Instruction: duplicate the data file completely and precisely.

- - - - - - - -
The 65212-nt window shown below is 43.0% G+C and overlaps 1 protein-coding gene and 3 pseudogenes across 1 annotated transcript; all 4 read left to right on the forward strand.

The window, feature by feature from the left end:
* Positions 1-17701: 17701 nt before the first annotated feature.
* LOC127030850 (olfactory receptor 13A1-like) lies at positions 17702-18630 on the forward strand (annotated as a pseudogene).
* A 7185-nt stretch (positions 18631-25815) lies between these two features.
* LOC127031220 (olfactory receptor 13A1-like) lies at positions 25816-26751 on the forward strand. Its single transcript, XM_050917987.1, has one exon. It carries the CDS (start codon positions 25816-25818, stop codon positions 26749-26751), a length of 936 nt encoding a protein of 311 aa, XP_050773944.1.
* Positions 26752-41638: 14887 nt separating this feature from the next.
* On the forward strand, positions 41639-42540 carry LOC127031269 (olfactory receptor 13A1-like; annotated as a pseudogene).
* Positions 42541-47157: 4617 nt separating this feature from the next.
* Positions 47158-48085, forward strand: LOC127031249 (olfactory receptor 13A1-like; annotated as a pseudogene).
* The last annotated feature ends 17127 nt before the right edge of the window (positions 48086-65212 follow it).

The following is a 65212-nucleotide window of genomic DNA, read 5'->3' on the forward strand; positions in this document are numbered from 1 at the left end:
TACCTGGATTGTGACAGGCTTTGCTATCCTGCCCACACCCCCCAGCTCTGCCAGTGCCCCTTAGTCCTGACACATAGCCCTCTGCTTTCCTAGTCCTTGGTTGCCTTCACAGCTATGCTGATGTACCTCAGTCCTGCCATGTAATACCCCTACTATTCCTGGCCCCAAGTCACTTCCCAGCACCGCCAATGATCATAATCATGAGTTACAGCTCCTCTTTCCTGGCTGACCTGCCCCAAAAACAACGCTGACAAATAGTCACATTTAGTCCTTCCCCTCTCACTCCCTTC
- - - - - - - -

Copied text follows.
The 65212-nt window shown below is 43.0% G+C and overlaps 1 protein-coding gene and 3 pseudogenes across 1 annotated transcript; all 4 read left to right on the forward strand.

The window, feature by feature from the left end:
* Positions 1-17701: 17701 nt before the first annotated feature.
* LOC127030850 (olfactory receptor 13A1-like) lies at positions 17702-18630 on the forward strand (annotated as a pseudogene).
* A 7185-nt stretch (positions 18631-25815) lies between these two features.
* LOC127031220 (olfactory receptor 13A1-like) lies at positions 25816-26751 on the forward strand. Its single transcript, XM_050917987.1, has one exon. It carries the CDS (start codon positions 25816-25818, stop codon positions 26749-26751), a length of 936 nt encoding a protein of 311 aa, XP_050773944.1.
* Positions 26752-41638: 14887 nt separating this feature from the next.
* On the forward strand, positions 41639-42540 carry LOC127031269 (olfactory receptor 13A1-like; annotated as a pseudogene).
* Positions 42541-47157: 4617 nt separating this feature from the next.
* Positions 47158-48085, forward strand: LOC127031249 (olfactory receptor 13A1-like; annotated as a pseudogene).
* The last annotated feature ends 17127 nt before the right edge of the window (positions 48086-65212 follow it).

The following is a 65212-nucleotide window of genomic DNA, read 5'->3' on the forward strand; positions in this document are numbered from 1 at the left end:
TACCTGGATTGTGACAGGCTTTGCTATCCTGCCCACACCCCCCAGCTCTGCCAGTGCCCCTTAGTCCTGACACATAGCCCTCTGCTTTCCTAGTCCTTGGTTGCCTTCACAGCTATGCTGATGTACCTCAGTCCTGCCATGTAATACCCCTACTATTCCTGGCCCCAAGTCACTTCCCAGCACCGCCAATGATCATAATCATGAGTTACAGCTCCTCTTTCCTGGCTGACCTGCCCCAAAAACAACGCTGACAAATAGTCACATTTAGTCCTTCCCCTCTCACTCCCTTC